3. Coming back to Jharsuguda, the people there should follow a smarter approach in not opposing and rather facilitating industries coming up there, and at the same time being vigilant about environmental and land acquisition related R & R issues. If these industries and investment are allowed to materialize there soon, then Sambalpur-Jharsuguda area would become a large metro with adequate infrastructure to have and support any and all kinds of institutes and universities. But will the people do that? Or will they continue to be controlled by or scared of the anti-industry activists.
  4. Similarly, both Bhawanipatna (Lanjigarh to be precise) and Rayagada areas have industrial investors who have been senselessly opposed. If the people would take a smarter approach that mixes development with being vigilant about environmental and land acquisition related R & R then both these areas would be able to get infrastructure where a central university (and possibly more) would flourish. But will the people do that? Or will they continue to be controlled by or scared of anti-industry activists. In Lanjigarh, Kalahandi, the local MP has recently taken a more sensible approach. I hope there is a quick resolution as this area desperately needs development and the resulting infrastructure.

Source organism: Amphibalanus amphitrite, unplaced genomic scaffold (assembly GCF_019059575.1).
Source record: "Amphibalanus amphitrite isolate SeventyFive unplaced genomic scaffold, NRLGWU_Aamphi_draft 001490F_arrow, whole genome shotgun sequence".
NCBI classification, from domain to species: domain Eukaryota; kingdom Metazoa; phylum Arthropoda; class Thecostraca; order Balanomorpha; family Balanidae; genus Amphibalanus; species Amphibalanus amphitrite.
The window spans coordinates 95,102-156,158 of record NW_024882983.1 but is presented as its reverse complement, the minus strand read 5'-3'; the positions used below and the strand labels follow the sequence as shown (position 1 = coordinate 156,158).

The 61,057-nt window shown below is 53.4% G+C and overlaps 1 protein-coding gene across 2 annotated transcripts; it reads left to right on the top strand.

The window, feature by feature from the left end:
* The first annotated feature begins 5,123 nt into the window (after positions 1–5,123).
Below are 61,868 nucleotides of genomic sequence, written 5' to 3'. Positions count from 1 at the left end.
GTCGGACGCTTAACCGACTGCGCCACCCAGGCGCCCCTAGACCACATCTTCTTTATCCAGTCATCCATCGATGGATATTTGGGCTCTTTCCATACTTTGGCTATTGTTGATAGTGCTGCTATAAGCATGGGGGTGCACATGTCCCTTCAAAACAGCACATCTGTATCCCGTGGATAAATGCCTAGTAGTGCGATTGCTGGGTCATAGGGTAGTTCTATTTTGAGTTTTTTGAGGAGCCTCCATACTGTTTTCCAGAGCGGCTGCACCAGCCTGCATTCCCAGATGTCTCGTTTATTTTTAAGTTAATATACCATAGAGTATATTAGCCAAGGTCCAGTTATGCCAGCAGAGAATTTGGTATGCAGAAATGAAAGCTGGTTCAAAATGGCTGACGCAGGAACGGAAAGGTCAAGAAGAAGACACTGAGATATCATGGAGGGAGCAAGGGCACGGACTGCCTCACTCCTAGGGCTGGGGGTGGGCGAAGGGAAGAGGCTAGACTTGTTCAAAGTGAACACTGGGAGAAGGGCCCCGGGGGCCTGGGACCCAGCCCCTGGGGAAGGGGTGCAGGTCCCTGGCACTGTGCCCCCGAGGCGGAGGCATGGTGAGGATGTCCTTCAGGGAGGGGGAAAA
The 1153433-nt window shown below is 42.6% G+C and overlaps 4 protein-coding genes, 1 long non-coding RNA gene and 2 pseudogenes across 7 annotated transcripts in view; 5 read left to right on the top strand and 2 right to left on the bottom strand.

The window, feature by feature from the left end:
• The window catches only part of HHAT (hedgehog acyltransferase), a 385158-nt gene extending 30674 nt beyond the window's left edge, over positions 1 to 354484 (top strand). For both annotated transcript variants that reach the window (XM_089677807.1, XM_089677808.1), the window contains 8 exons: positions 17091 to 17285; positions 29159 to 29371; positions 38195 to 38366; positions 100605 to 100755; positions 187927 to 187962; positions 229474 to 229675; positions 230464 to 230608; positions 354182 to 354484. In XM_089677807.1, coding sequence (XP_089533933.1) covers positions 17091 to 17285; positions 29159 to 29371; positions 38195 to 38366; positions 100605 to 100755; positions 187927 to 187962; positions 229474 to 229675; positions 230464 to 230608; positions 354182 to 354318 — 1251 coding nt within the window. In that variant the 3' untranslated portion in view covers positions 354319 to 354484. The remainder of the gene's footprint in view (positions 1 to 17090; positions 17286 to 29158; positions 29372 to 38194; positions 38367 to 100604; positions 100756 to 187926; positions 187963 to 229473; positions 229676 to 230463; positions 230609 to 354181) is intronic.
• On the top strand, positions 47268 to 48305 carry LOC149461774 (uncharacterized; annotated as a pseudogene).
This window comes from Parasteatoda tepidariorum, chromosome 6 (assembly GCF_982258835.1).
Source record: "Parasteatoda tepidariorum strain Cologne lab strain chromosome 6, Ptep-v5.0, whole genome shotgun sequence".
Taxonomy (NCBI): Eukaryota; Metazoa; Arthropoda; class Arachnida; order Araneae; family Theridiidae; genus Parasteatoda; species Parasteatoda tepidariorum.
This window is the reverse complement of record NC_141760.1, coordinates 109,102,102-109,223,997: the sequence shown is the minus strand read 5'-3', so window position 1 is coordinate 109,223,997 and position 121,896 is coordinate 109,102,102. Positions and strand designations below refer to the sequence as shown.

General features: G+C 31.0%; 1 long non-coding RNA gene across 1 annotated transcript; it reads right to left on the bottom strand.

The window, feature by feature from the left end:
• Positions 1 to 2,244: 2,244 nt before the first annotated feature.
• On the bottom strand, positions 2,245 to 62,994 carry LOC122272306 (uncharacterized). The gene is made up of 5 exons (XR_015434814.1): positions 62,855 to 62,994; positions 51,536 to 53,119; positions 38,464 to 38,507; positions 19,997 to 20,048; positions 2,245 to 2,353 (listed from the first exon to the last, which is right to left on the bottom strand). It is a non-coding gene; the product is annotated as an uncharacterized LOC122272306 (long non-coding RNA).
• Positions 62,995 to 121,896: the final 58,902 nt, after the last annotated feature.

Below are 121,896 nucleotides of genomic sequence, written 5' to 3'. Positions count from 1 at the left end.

5. The state government should push for the rail infrastructure, particularly, the Khurda-Balangir line, the Talcher-Bimlagarh line and connectivity to Kalahandi, to be completed at the earliest.

The above is extremely important for the development of the western parts of Orissa where there is often a feeling of neglect. If the people there do not follow a smarter approach and only follow the strange approach that many (not all) seem to be following (such as opposing industrialization and thus infrastructure building but wanting things that need infrastructure) the places that follow a smarter approach (inside and outside Orissa) would be gainers. The same is happening in some other places in Orissa too  – Paradeep and Kalinganagar come to mind, but these places are in closer proximity to Bhubaneswar and because of that they may be less harmed.